For the best approach to a root canal or to have teeth pulled, or the clean-up of poorly done treatments of these things, I highly recommend getting to a dentist who is knowledgeable (most are not) about all these pathologies and can help you with the health of your mouth. I suggested getting all cavitations opened up and cleaned out properly, as well as the removal and cleaning out of all root canal teeth and replacing them with a non-toxic implant. These can be expensive procedures and not everyone may be able to afford to do them, but there is something we can do to help protect ourselves from the endotoxic bacteria until we are able to get our dental health in order.


I have written about the many benefits of cholesterol in our body before. One of the most amazing things it can do is protect us from infection. This is why, throughout history, those with genetically high cholesterol, familial hypercholesterolemia, have been shown to have a protective advantage from infection. (15) This happens because LDL can bind and neutralize infectious bacteria. (16,17) If you follow my blog you know that cholesterol does not cause heart disease and this binding of infectious bacteria is one of many benefits that cholesterol has in the body.


Now, we must move on to the other side of dental health that is so pertinent when is comes to heart health. That is heavy metals. The concerns with the dental use of amalgam (mercury) to fill cavities was first exposed in 1840, yet there are still dentists who place these filling in people today. In 1975, the “state of the art” high-copper fillings were implemented into practice. Aside from observations like those of Dr. Hal Huggins, who noticed an increase in autoimmune incidence in his practice after using these, research has shown that the high-copper fillings release fifty times more mercury into the body than the previous amalgam that was used. (18)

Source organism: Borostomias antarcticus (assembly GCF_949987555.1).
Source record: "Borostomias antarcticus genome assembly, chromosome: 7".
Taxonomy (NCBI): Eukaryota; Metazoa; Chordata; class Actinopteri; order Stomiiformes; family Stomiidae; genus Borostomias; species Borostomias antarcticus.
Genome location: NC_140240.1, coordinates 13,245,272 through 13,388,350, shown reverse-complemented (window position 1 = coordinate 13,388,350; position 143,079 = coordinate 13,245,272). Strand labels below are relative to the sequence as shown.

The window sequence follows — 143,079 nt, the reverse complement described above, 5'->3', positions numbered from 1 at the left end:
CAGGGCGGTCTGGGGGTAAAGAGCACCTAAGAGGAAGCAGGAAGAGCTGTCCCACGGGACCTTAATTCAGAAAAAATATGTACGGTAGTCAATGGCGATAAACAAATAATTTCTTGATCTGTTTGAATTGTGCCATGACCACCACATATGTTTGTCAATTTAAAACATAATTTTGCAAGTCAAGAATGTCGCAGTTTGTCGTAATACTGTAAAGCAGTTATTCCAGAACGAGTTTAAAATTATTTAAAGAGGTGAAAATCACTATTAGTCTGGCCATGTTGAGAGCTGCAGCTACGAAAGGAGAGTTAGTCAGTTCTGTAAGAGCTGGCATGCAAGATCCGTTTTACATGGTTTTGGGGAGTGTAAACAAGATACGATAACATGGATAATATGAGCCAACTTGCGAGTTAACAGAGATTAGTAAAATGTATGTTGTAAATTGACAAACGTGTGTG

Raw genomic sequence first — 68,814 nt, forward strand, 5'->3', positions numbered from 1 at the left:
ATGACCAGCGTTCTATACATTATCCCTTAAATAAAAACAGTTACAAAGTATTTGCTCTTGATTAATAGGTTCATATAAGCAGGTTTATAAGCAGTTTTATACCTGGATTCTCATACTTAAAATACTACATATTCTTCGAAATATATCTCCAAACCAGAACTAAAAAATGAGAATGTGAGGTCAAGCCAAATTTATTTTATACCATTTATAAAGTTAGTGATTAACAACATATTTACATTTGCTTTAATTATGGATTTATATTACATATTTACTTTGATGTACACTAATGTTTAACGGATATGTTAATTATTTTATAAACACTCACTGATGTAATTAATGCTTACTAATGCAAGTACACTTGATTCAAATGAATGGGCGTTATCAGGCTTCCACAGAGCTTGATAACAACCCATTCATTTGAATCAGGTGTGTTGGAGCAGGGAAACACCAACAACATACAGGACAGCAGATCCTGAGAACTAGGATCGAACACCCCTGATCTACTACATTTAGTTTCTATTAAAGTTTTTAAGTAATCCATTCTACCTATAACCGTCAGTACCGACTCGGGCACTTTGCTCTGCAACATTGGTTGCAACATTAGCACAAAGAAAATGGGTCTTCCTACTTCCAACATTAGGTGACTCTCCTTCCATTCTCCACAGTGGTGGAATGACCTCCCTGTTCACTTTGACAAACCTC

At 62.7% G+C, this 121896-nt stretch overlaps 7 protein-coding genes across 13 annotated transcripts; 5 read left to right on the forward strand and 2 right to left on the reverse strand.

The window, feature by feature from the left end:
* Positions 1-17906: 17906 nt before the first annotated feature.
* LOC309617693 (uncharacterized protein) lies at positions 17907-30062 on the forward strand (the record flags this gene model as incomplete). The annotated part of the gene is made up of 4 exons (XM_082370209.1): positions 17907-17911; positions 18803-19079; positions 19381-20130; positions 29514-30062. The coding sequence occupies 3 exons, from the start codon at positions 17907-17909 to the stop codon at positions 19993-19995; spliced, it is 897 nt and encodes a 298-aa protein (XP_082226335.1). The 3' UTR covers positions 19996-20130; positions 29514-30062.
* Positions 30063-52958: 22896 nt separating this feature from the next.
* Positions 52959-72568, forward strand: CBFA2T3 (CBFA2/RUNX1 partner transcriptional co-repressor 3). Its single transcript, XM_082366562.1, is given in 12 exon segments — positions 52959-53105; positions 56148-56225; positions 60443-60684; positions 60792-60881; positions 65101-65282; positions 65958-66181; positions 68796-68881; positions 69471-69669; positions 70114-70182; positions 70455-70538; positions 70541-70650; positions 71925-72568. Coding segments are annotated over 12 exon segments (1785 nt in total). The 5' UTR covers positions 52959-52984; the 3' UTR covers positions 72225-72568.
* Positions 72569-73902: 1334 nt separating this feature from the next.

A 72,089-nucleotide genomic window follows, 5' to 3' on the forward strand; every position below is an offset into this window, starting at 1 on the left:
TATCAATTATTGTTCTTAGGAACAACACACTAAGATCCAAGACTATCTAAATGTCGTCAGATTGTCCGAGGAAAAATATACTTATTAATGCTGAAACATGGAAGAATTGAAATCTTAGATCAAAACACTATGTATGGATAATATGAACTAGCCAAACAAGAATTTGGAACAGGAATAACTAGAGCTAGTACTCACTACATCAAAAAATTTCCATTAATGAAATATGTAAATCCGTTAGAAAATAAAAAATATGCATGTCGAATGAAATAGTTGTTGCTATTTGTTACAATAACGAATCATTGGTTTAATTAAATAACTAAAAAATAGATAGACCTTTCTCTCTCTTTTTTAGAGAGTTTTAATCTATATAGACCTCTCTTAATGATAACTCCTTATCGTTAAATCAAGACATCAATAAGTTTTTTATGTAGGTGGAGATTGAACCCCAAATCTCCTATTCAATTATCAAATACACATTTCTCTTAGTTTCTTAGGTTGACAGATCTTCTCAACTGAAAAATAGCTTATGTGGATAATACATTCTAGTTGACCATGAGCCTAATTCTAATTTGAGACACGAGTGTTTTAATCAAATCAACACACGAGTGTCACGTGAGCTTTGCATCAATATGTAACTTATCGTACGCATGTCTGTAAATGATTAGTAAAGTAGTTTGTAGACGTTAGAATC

Heavy metals like lead, mercury, aluminum, cadmium, and arsenic have been shown to cause all kinds of damage and dysfunction in the body. (19,20) This makes sense because they were deposited in the Earth billions of years ago and our physiology evolved without there presence. It is only in the last 200 years or so that we started mining them out of the ground and exposing ourselves (putting them in our mouths!) to them. Mercury in the body has been directly linked to the amount and severity of atherosclerosis someone has. (21)